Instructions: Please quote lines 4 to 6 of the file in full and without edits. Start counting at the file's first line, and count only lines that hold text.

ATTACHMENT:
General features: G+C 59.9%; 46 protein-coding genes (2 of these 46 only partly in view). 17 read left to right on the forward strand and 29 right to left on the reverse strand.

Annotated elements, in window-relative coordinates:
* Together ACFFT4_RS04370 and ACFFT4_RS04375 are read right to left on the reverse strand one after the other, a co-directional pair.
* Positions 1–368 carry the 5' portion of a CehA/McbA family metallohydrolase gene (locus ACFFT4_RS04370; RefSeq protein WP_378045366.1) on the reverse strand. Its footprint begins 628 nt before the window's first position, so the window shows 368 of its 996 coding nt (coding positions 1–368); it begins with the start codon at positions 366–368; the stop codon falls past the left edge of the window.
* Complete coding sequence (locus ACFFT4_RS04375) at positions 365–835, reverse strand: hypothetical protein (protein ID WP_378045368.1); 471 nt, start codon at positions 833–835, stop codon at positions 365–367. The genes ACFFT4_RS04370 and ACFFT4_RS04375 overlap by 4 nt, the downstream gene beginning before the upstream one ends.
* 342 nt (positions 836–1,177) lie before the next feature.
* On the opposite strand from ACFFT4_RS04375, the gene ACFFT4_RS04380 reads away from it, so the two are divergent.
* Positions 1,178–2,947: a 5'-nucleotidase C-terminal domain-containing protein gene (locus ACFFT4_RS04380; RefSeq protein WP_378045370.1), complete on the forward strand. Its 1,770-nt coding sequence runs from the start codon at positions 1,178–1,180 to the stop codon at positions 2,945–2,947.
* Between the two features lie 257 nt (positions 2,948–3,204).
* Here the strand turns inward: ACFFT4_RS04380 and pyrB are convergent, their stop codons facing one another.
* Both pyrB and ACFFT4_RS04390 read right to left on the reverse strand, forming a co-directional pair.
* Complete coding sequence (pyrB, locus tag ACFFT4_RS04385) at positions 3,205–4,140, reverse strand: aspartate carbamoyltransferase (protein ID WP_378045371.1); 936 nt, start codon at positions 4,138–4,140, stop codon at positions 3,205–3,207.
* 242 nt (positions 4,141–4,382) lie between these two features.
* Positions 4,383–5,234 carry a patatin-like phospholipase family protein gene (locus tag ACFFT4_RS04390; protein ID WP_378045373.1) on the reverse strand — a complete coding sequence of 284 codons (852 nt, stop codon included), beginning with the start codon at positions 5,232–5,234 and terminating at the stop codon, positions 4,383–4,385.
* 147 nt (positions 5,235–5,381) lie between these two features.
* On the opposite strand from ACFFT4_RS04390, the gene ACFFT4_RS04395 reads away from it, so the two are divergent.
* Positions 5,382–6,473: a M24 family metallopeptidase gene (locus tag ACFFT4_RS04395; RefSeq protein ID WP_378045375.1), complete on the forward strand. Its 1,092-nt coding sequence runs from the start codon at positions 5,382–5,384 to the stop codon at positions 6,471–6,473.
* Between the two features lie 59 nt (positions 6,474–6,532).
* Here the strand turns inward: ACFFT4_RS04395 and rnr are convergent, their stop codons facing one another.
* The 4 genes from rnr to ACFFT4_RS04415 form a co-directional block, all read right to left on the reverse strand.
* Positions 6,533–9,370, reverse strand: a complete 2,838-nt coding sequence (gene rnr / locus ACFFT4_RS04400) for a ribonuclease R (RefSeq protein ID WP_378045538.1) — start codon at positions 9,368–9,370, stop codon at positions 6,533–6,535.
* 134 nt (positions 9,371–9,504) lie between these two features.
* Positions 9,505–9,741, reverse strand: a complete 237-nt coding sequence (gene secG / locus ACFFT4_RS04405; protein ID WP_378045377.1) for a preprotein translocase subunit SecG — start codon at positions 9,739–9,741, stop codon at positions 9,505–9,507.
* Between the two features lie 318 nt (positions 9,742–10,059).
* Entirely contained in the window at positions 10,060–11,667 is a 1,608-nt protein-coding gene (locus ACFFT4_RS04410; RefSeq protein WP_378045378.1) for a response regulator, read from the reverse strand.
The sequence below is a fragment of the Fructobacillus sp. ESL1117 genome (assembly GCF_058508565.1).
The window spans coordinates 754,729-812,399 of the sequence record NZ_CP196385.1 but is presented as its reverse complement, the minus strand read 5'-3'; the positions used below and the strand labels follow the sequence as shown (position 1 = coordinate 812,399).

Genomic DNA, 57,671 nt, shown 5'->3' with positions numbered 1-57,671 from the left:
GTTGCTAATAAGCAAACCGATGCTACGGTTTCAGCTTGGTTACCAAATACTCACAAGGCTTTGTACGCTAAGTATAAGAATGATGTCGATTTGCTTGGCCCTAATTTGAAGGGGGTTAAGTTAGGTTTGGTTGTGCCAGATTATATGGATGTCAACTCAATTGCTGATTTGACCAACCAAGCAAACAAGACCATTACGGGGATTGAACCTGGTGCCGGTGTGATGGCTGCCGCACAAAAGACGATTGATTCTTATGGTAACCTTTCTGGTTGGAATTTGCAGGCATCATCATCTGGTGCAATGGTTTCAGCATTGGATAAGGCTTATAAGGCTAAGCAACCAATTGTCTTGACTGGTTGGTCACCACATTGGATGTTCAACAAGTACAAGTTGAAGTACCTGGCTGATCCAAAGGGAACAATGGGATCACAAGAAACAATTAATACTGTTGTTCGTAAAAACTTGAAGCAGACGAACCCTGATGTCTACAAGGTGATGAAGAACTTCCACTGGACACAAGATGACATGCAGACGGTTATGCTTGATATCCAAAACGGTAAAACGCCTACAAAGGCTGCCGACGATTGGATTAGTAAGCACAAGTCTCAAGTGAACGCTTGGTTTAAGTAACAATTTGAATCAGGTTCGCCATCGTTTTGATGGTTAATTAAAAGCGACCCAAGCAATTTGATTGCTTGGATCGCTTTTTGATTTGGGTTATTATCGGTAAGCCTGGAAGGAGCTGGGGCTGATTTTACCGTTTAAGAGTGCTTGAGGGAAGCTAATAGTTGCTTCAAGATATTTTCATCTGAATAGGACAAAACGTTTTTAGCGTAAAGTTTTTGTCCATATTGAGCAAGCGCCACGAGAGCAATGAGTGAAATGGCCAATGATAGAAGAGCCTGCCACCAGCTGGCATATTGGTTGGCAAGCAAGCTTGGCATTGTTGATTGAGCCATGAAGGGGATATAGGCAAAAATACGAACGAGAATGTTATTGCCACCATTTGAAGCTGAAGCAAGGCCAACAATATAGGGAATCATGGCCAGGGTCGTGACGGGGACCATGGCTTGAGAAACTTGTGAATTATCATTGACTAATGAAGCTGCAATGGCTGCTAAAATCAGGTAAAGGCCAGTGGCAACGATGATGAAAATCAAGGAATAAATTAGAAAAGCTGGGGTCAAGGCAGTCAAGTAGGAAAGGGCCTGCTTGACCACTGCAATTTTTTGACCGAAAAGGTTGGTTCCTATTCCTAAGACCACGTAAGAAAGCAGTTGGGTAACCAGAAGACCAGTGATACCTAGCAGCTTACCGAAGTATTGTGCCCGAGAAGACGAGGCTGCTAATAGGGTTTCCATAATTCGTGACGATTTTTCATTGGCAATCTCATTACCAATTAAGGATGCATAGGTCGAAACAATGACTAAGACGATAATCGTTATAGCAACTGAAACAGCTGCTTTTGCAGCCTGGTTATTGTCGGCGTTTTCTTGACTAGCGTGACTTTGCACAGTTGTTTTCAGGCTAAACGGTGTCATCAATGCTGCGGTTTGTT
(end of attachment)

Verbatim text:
* Positions 1–368 carry the 5' portion of a CehA/McbA family metallohydrolase gene (locus ACFFT4_RS04370; RefSeq protein WP_378045366.1) on the reverse strand. Its footprint begins 628 nt before the window's first position, so the window shows 368 of its 996 coding nt (coding positions 1–368); it begins with the start codon at positions 366–368; the stop codon falls past the left edge of the window.
* Complete coding sequence (locus ACFFT4_RS04375) at positions 365–835, reverse strand: hypothetical protein (protein ID WP_378045368.1); 471 nt, start codon at positions 833–835, stop codon at positions 365–367. The genes ACFFT4_RS04370 and ACFFT4_RS04375 overlap by 4 nt, the downstream gene beginning before the upstream one ends.
* 342 nt (positions 836–1,177) lie before the next feature.